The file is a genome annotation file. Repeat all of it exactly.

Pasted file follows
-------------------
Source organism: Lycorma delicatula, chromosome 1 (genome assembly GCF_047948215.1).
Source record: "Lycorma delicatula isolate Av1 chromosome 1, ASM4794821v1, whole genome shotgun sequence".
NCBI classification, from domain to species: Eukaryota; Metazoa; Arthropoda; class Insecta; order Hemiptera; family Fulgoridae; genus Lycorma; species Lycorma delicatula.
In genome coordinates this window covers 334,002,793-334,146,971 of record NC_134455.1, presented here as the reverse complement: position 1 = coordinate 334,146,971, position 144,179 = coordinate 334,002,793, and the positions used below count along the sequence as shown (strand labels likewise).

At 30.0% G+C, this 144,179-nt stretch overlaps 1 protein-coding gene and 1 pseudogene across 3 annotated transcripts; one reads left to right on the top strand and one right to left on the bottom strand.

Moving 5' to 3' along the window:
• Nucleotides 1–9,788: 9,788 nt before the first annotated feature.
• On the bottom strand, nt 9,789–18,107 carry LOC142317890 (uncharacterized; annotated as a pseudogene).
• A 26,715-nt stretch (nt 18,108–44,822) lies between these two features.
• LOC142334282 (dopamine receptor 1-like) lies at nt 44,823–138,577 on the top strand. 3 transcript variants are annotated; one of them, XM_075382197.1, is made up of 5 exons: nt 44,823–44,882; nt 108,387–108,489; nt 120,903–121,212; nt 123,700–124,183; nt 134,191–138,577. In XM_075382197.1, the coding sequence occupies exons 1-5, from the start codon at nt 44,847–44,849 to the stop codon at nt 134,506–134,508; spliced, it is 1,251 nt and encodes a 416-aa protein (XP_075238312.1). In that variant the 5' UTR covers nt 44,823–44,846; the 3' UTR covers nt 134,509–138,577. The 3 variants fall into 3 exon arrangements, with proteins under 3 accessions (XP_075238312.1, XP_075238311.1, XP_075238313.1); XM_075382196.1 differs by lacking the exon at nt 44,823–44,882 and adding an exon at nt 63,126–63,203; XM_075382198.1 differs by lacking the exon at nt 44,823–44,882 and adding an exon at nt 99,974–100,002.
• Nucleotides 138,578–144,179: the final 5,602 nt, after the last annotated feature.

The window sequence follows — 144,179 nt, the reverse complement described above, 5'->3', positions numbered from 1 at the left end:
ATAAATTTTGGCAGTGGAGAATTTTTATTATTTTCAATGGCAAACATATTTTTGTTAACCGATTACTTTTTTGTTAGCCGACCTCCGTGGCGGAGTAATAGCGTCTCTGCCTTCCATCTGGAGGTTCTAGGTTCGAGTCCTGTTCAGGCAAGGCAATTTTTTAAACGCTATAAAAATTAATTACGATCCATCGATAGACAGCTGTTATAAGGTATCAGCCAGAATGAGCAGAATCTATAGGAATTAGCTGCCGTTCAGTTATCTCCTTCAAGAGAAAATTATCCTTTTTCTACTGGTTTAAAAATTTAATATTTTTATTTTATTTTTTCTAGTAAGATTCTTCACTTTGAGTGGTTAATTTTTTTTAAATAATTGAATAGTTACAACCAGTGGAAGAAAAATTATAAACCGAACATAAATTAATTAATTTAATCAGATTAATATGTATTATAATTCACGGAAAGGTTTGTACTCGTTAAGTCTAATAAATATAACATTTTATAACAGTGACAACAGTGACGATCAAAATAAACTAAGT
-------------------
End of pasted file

Source organism: Lycorma delicatula, chromosome 1 (genome assembly GCF_047948215.1).
Source record: "Lycorma delicatula isolate Av1 chromosome 1, ASM4794821v1, whole genome shotgun sequence".
NCBI classification, from domain to species: Eukaryota; Metazoa; Arthropoda; class Insecta; order Hemiptera; family Fulgoridae; genus Lycorma; species Lycorma delicatula.
In genome coordinates this window covers 334,002,793-334,146,971 of record NC_134455.1, presented here as the reverse complement: position 1 = coordinate 334,146,971, position 144,179 = coordinate 334,002,793, and the positions used below count along the sequence as shown (strand labels likewise).

At 30.0% G+C, this 144,179-nt stretch overlaps 1 protein-coding gene and 1 pseudogene across 3 annotated transcripts; one reads left to right on the top strand and one right to left on the bottom strand.

Moving 5' to 3' along the window:
• Nucleotides 1–9,788: 9,788 nt before the first annotated feature.
• On the bottom strand, nt 9,789–18,107 carry LOC142317890 (uncharacterized; annotated as a pseudogene).
• A 26,715-nt stretch (nt 18,108–44,822) lies between these two features.
• LOC142334282 (dopamine receptor 1-like) lies at nt 44,823–138,577 on the top strand. 3 transcript variants are annotated; one of them, XM_075382197.1, is made up of 5 exons: nt 44,823–44,882; nt 108,387–108,489; nt 120,903–121,212; nt 123,700–124,183; nt 134,191–138,577. In XM_075382197.1, the coding sequence occupies exons 1-5, from the start codon at nt 44,847–44,849 to the stop codon at nt 134,506–134,508; spliced, it is 1,251 nt and encodes a 416-aa protein (XP_075238312.1). In that variant the 5' UTR covers nt 44,823–44,846; the 3' UTR covers nt 134,509–138,577. The 3 variants fall into 3 exon arrangements, with proteins under 3 accessions (XP_075238312.1, XP_075238311.1, XP_075238313.1); XM_075382196.1 differs by lacking the exon at nt 44,823–44,882 and adding an exon at nt 63,126–63,203; XM_075382198.1 differs by lacking the exon at nt 44,823–44,882 and adding an exon at nt 99,974–100,002.
• Nucleotides 138,578–144,179: the final 5,602 nt, after the last annotated feature.

The window sequence follows — 144,179 nt, the reverse complement described above, 5'->3', positions numbered from 1 at the left end:
ATAAATTTTGGCAGTGGAGAATTTTTATTATTTTCAATGGCAAACATATTTTTGTTAACCGATTACTTTTTTGTTAGCCGACCTCCGTGGCGGAGTAATAGCGTCTCTGCCTTCCATCTGGAGGTTCTAGGTTCGAGTCCTGTTCAGGCAAGGCAATTTTTTAAACGCTATAAAAATTAATTACGATCCATCGATAGACAGCTGTTATAAGGTATCAGCCAGAATGAGCAGAATCTATAGGAATTAGCTGCCGTTCAGTTATCTCCTTCAAGAGAAAATTATCCTTTTTCTACTGGTTTAAAAATTTAATATTTTTATTTTATTTTTTCTAGTAAGATTCTTCACTTTGAGTGGTTAATTTTTTTTAAATAATTGAATAGTTACAACCAGTGGAAGAAAAATTATAAACCGAACATAAATTAATTAATTTAATCAGATTAATATGTATTATAATTCACGGAAAGGTTTGTACTCGTTAAGTCTAATAAATATAACATTTTATAACAGTGACAACAGTGACGATCAAAATAAACTAAGT